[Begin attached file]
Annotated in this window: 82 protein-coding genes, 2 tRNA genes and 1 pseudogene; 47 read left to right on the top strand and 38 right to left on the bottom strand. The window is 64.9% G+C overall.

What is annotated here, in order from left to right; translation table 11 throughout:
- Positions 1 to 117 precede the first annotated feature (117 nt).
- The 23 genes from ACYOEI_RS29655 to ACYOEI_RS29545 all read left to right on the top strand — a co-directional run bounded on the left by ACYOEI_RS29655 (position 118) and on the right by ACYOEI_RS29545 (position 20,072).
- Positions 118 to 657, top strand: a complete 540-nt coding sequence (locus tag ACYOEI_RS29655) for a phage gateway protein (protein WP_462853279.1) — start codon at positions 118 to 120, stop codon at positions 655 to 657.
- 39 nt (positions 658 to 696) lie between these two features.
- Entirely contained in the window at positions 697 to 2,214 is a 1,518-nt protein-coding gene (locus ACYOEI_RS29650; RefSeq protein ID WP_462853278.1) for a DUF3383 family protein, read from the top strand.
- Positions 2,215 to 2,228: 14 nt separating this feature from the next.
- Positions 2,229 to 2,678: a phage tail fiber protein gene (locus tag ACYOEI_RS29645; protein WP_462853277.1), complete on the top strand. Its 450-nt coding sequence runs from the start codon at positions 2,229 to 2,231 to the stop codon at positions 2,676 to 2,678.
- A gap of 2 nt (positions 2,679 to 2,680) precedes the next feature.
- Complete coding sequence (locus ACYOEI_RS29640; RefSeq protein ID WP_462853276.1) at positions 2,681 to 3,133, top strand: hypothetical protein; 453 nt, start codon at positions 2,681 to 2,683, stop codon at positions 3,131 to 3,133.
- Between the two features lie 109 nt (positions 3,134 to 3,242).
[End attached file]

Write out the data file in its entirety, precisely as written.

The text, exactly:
Annotated in this window: 82 protein-coding genes, 2 tRNA genes and 1 pseudogene; 47 read left to right on the top strand and 38 right to left on the bottom strand. The window is 64.9% G+C overall.

What is annotated here, in order from left to right; translation table 11 throughout:
- Positions 1 to 117 precede the first annotated feature (117 nt).
- The 23 genes from ACYOEI_RS29655 to ACYOEI_RS29545 all read left to right on the top strand — a co-directional run bounded on the left by ACYOEI_RS29655 (position 118) and on the right by ACYOEI_RS29545 (position 20,072).
- Positions 118 to 657, top strand: a complete 540-nt coding sequence (locus tag ACYOEI_RS29655) for a phage gateway protein (protein WP_462853279.1) — start codon at positions 118 to 120, stop codon at positions 655 to 657.
- 39 nt (positions 658 to 696) lie between these two features.
- Entirely contained in the window at positions 697 to 2,214 is a 1,518-nt protein-coding gene (locus ACYOEI_RS29650; RefSeq protein ID WP_462853278.1) for a DUF3383 family protein, read from the top strand.
- Positions 2,215 to 2,228: 14 nt separating this feature from the next.
- Positions 2,229 to 2,678: a phage tail fiber protein gene (locus tag ACYOEI_RS29645; protein WP_462853277.1), complete on the top strand. Its 450-nt coding sequence runs from the start codon at positions 2,229 to 2,231 to the stop codon at positions 2,676 to 2,678.
- A gap of 2 nt (positions 2,679 to 2,680) precedes the next feature.
- Complete coding sequence (locus ACYOEI_RS29640; RefSeq protein ID WP_462853276.1) at positions 2,681 to 3,133, top strand: hypothetical protein; 453 nt, start codon at positions 2,681 to 2,683, stop codon at positions 3,131 to 3,133.
- Between the two features lie 109 nt (positions 3,134 to 3,242).